The African Export-Import Bank has signed a deal with Uganda, which will see the pan-continental investment lender open its East African branch office in Kampala.
The deal was signed by President Yoweri Museveni and Benedict Oramah, Afrexim’s president. The branch in Kampala will be the bank’s fifth after Cairo, Abuja, Abidjan and Harare.The
The agreement also guarantees Afrexim and its senior officials diplomatic immunity in dealings in Uganda.
Prof Oramah said the establishment of an East Africa branch would deepen the bank’s involvement with the region’s institutions.
The Kampala branch will be open for business at the end of October and will serve 11 countries: Kenya, Uganda, Sudan, Eritrea, Djibouti, Ethiopia, South Sudan, Tanzania, Rwanda, Burundi and Comoros.
Afrexim is in talks to get Uganda’s National Social Security Fund. The plan, according to Kudakwashe Matereke Afrexim East Africa chief operating officer, is to have NSSF join others in the region like Rwanda’s social security board to become one of the lender’s institutional investors.
The Pan African lender, which has different classes of shareholders—including African ministries of finance and central banks—is looking to expand both its portfolio and relations with the region by recruiting more institutions.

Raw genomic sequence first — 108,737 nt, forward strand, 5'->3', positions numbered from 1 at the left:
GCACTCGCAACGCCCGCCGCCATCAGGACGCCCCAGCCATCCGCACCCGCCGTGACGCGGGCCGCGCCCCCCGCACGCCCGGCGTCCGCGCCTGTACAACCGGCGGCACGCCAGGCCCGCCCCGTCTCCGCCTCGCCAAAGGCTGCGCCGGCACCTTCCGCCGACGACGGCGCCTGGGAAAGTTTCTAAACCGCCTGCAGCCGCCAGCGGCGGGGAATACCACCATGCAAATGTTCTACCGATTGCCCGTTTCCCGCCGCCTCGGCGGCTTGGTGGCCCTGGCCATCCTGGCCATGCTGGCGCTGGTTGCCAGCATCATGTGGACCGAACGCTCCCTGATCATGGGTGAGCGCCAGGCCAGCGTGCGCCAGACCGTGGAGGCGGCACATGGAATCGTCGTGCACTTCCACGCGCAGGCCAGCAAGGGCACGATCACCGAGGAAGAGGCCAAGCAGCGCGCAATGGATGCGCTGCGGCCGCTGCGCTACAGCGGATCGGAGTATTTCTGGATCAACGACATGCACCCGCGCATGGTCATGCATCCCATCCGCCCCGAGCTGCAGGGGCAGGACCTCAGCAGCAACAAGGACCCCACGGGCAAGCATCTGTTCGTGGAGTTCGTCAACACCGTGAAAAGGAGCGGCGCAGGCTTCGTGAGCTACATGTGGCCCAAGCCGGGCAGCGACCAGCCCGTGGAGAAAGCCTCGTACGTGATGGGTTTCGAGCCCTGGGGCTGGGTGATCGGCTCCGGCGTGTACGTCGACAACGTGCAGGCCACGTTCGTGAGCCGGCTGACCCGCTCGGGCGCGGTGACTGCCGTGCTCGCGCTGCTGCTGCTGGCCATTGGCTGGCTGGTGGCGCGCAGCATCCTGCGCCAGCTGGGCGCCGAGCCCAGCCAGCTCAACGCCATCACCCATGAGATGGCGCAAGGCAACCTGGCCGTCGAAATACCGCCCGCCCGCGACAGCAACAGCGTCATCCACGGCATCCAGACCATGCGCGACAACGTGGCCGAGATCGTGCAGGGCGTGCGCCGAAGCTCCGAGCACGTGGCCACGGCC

“Among the things we are considering is due diligence on whether we can invest money in this institution,” said Richard Byarugaba, the NSSF managing director.
If such an investment is approved by the Uganda Retirement Benefits Regulatory Authority (URBRA), it would provide a window for NSSF to invest some of its $3 billion asset base in ventures outside East Africa.
Currently, Ugandan laws do not allow NSSF to invest money in institutions domiciled outside of East Africa. While this has sometimes created challenges that make it hard for NSSF to diversify its investment portfolio, URBRA chief executive officer Martin Nsubuga said the law protects savers’ money.
Mr Nsubuga said that for URBRA to allow such an investment, the Pan African lender would have to register its Uganda branch.
Afrexim seems to be an attractive venture for the bond markets. Former Nigerian President Olusegun Obasanjo, who is a common speaker at the bank’s events, reported that a recent foray into international bond markets raised $3.9 billion instead of the $500 million that had been sought.
In East Africa, Afrexim’s investment portfolio includes a $2 billion loan to Kenya Airways, an undisclosed amount loaned to Tanzania for the construction of the standard gauge railway and $155 million to Rwanda for the construction of the Kigali Convention Centre and the Radisson Blu Hotel.